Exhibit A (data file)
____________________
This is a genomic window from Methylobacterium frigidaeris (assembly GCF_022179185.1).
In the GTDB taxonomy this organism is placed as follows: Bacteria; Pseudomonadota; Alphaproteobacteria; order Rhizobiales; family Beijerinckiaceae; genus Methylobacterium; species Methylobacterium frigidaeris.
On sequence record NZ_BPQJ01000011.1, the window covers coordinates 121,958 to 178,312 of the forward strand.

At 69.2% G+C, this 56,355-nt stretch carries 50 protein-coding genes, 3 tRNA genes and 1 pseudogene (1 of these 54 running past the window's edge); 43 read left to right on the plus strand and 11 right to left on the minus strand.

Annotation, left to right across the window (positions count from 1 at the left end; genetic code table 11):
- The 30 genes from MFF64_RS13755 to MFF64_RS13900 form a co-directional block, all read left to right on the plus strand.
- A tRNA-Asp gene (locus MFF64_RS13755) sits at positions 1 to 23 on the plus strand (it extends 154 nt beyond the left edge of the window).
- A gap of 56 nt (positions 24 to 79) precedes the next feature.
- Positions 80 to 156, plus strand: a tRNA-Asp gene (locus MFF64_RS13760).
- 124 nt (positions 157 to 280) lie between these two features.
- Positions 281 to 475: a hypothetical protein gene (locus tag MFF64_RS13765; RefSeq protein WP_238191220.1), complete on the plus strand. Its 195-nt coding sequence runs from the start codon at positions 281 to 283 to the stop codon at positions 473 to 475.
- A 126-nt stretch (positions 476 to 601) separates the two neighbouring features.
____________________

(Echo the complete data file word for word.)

This is a genomic window from Methylobacterium frigidaeris (assembly GCF_022179185.1).
In the GTDB taxonomy this organism is placed as follows: Bacteria; Pseudomonadota; Alphaproteobacteria; order Rhizobiales; family Beijerinckiaceae; genus Methylobacterium; species Methylobacterium frigidaeris.
On sequence record NZ_BPQJ01000011.1, the window covers coordinates 121,958 to 178,312 of the forward strand.

At 69.2% G+C, this 56,355-nt stretch carries 50 protein-coding genes, 3 tRNA genes and 1 pseudogene (1 of these 54 running past the window's edge); 43 read left to right on the plus strand and 11 right to left on the minus strand.

Annotation, left to right across the window (positions count from 1 at the left end; genetic code table 11):
- The 30 genes from MFF64_RS13755 to MFF64_RS13900 form a co-directional block, all read left to right on the plus strand.
- A tRNA-Asp gene (locus MFF64_RS13755) sits at positions 1 to 23 on the plus strand (it extends 154 nt beyond the left edge of the window).
- A gap of 56 nt (positions 24 to 79) precedes the next feature.
- Positions 80 to 156, plus strand: a tRNA-Asp gene (locus MFF64_RS13760).
- 124 nt (positions 157 to 280) lie between these two features.
- Positions 281 to 475: a hypothetical protein gene (locus tag MFF64_RS13765; RefSeq protein WP_238191220.1), complete on the plus strand. Its 195-nt coding sequence runs from the start codon at positions 281 to 283 to the stop codon at positions 473 to 475.
- A 126-nt stretch (positions 476 to 601) separates the two neighbouring features.